Presumably in an effort to get Millennials more engaged in its brand, Canada has joined the long list of entities releasing their own wines. And to help promote them, Canada recently enlisted celebrity Prime Minister Justin Trudeau (a proto-Millennial himself) to talk and taste among the vines at the Niagara College Teaching Winery last weekend. On his morning visit, Trudeau inspected some clusters at the Niagara-on-the-Lake campus' vineyard with college president Dan Patterson and head winemaker Gavin Robertson. To get the immersive experience, the PM also stopped by the vat room to do some hands-on learning with students, who showed off enological gizmos like a hydrometer and presented the PM with a glass of their final exam. Finally, Trudeau donned his somm finest—Burgundy-and-Gïk plaid blazer—to praise his local pours.
Per the St. Catharines Standard, the PM remarked that the industry had "grown by leaps and bounds” and the wines had become “world-renowned in terms of quality, in terms of product, and having institutions like Niagara College … for young Canadians to develop the expertise that is going to be more and more necessary in the world of wine." With Trudeau now hoisting glasses, Unfiltered sees an opportunity for diplomacy-by-blind-tasting at the table with fellow enophile heads of state and proxies Emmanuel Macron and Eric Trump.
We know humans have been making wine since the days when they could still pair it with wooly mammoth steaks, but until a recent study, no one knew that Copper Age people in what is now Italy were saying "Saluti" (or … their word for it) as early as the third millennium B.C. Evidence from an archaeological site in southwest Sicily called Monte Kronio is the earliest sign of wine yet found in the country.
The proof, as they say in eno-archaeological studies, is in the presence of tartaric acid in organic residue, and that's exactly what turned up in samples taken from a Late Copper Age storage jar by a research team led by Prof. Davide Tanasi of the University of South Florida. “The presence of these molecules represents a specific marker and allows us to confirm the use of this vessel as a wine container,” concluded the researchers in a paper you can check out in the August 2017 issue of Microchemical Journal.
The study aimed to shed light on the dietary habits of the Italians of old, generally, and it sure does. “The archaeological implications of this new data are enormous, especially considering that the identification of wine is the first and earliest attested presence of such product in an archaeological context in Sicily," write the authors. Between Kronio and another nearby site, the team also found traces of cooked pork, animal fat and vegetal fibers. Unfiltered naturally wanted to know more. Were the ancients drinking a decadent Marsala? An elegant Nerello Mascalese? Alas, as Tanasi told us, "At this stage of the research it is impossible to establish if it was red or white."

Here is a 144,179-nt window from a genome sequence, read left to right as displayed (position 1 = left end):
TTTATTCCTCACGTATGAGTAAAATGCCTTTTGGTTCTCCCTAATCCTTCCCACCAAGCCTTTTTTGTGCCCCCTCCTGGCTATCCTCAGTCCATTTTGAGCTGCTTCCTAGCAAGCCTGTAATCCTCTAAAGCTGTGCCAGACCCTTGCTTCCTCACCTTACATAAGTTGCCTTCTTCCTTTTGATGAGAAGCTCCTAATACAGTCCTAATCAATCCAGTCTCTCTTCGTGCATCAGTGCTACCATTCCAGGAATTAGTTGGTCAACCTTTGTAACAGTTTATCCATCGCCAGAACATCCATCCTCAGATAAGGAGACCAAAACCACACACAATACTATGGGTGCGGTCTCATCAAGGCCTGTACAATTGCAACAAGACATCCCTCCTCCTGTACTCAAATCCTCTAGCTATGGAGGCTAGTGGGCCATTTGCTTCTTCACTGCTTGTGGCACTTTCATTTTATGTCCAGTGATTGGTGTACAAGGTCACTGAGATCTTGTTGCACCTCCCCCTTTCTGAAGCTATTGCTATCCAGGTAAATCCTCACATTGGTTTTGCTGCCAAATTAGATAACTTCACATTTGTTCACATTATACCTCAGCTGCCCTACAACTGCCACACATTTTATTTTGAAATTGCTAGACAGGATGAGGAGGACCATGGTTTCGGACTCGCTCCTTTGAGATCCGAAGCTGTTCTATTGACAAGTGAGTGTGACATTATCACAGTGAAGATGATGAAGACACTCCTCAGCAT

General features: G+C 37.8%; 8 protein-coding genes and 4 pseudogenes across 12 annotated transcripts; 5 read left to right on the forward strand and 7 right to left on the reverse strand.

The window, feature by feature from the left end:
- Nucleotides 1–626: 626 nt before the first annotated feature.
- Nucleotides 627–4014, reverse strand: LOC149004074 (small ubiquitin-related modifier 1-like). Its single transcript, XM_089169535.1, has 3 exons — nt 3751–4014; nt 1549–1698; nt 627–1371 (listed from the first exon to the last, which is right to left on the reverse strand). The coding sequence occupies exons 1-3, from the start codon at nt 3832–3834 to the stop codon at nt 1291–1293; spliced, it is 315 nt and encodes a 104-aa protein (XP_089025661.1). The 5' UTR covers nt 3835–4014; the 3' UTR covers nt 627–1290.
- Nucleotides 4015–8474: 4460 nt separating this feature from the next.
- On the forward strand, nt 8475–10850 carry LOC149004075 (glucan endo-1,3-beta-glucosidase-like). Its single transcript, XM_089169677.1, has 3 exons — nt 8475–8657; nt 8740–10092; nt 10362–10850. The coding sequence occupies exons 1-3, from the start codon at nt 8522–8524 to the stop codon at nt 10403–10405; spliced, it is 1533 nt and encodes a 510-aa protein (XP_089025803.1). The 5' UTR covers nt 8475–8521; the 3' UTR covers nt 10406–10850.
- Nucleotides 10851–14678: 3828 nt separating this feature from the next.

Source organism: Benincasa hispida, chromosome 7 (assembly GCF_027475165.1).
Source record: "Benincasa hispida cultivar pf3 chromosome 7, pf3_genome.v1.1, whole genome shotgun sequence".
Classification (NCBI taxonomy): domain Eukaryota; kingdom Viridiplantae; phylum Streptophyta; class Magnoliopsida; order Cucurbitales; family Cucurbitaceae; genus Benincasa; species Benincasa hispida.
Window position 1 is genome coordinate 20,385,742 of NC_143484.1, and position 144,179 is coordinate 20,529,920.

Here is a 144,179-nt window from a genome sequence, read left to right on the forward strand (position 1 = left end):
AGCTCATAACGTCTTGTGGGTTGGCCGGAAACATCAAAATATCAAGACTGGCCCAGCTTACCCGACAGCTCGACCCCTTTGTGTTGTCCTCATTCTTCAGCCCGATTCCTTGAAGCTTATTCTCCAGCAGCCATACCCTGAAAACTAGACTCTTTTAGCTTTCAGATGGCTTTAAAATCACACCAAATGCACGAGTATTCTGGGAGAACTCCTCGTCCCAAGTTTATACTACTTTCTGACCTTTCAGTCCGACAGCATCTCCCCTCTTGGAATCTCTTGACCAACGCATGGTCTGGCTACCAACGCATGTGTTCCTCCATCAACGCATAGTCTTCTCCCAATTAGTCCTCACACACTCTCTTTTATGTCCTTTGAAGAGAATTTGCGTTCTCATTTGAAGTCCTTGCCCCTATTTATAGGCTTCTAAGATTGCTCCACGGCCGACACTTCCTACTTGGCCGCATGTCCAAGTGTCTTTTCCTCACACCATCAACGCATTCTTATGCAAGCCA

Napa vintners are known as a charitable lot, but this time it’s one of their own that needs some help. Rutherford Hill’s talented winemaker and general manager Marisa Taylor is battling both kidney and thyroid cancer, taking her out of work while she undergoes surgery, radiation and chemotherapy. To help allay the cost of treatment, Chimney Rock winemaker Elizabeth Vianna has started a GoFundMe page for her fellow cellarmaster. “Spread the word,” Vianna told Unfiltered. “Anything we can do to relieve the financial stress part of the equation will be great.” You can donate here—and raise a glass of Taylor-made Rutherford Hill Merlot—to her health.
The last time Unfiltered checked in with Gïk, the Spanish company behind the controversial “blue" "wine,” its creators were seeing red: Their product had been yanked from store shelves by the Spanish government after being found in noncompliance of Spain's not-blue law mandating "wine" be produced in certain colors like "red" and "white." Gïk was refashioned as 99 percent wine and 1 percent grape must and ignominiously lumped into the "other alcoholic beverages" category. But now, after the company navigated the U.S.' own complicated and frustrating liquor laws, Gïk is making its debut stateside—and in the land of the free, we're proud to display the blue alongside the red and the white in the wine aisle.
“We feel really happy and honored to be finally selling in the U.S., since it is a country in which we have felt a lot of interest and support since the beginning," said Aritz López, one of Gïk’s creators, via email. "To feel this daily interest is the most amazing thing that could happen to us." Over 30,000 bottles are already on preorder, and will be arriving in stores in late September beginning in Florida, Massachusetts and Texas. Unfiltered wishes the best to these young entrepreneurs whose pluck and determination will now allow Americans to imbibe a wine with a weird color. For those keeping score at home, it remains illegal to sell wine in grocery stores in more than a dozen states.
Enjoy Unfiltered? The best of Unfiltered's round-up of drinks in pop culture can now be delivered straight to your inbox every other week! Sign up now to receive the Unfiltered e-mail newsletter, featuring the latest scoop on how wine intersects with film, TV, music, sports, politics and more.